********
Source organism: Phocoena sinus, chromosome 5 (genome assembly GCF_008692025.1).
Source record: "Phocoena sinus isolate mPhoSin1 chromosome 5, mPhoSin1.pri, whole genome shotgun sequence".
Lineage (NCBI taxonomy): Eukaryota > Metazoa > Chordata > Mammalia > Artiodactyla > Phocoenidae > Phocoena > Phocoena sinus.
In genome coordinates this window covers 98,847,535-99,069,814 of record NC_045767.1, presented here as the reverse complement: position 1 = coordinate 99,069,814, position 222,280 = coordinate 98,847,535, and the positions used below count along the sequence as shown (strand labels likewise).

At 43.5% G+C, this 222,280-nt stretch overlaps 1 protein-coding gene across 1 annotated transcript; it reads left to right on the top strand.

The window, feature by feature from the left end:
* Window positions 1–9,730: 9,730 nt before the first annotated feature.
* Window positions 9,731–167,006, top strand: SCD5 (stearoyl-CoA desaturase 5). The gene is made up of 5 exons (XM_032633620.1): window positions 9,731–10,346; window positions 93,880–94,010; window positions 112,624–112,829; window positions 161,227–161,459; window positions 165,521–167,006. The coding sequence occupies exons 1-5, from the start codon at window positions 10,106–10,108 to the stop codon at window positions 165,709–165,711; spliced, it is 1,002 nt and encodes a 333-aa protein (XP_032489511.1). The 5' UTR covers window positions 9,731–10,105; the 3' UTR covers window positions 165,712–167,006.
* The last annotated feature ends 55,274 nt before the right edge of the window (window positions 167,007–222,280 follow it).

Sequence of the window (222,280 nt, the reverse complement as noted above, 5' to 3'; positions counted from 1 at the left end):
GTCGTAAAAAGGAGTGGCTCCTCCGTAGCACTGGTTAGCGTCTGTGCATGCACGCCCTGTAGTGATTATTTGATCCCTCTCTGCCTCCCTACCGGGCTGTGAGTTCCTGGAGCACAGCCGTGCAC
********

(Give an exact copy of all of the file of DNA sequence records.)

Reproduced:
Source organism: Phocoena sinus, chromosome 5 (genome assembly GCF_008692025.1).
Source record: "Phocoena sinus isolate mPhoSin1 chromosome 5, mPhoSin1.pri, whole genome shotgun sequence".
Lineage (NCBI taxonomy): Eukaryota > Metazoa > Chordata > Mammalia > Artiodactyla > Phocoenidae > Phocoena > Phocoena sinus.
In genome coordinates this window covers 98,847,535-99,069,814 of record NC_045767.1, presented here as the reverse complement: position 1 = coordinate 99,069,814, position 222,280 = coordinate 98,847,535, and the positions used below count along the sequence as shown (strand labels likewise).

At 43.5% G+C, this 222,280-nt stretch overlaps 1 protein-coding gene across 1 annotated transcript; it reads left to right on the top strand.

The window, feature by feature from the left end:
* Window positions 1–9,730: 9,730 nt before the first annotated feature.
* Window positions 9,731–167,006, top strand: SCD5 (stearoyl-CoA desaturase 5). The gene is made up of 5 exons (XM_032633620.1): window positions 9,731–10,346; window positions 93,880–94,010; window positions 112,624–112,829; window positions 161,227–161,459; window positions 165,521–167,006. The coding sequence occupies exons 1-5, from the start codon at window positions 10,106–10,108 to the stop codon at window positions 165,709–165,711; spliced, it is 1,002 nt and encodes a 333-aa protein (XP_032489511.1). The 5' UTR covers window positions 9,731–10,105; the 3' UTR covers window positions 165,712–167,006.
* The last annotated feature ends 55,274 nt before the right edge of the window (window positions 167,007–222,280 follow it).

Sequence of the window (222,280 nt, the reverse complement as noted above, 5' to 3'; positions counted from 1 at the left end):
GTCGTAAAAAGGAGTGGCTCCTCCGTAGCACTGGTTAGCGTCTGTGCATGCACGCCCTGTAGTGATTATTTGATCCCTCTCTGCCTCCCTACCGGGCTGTGAGTTCCTGGAGCACAGCCGTGCAC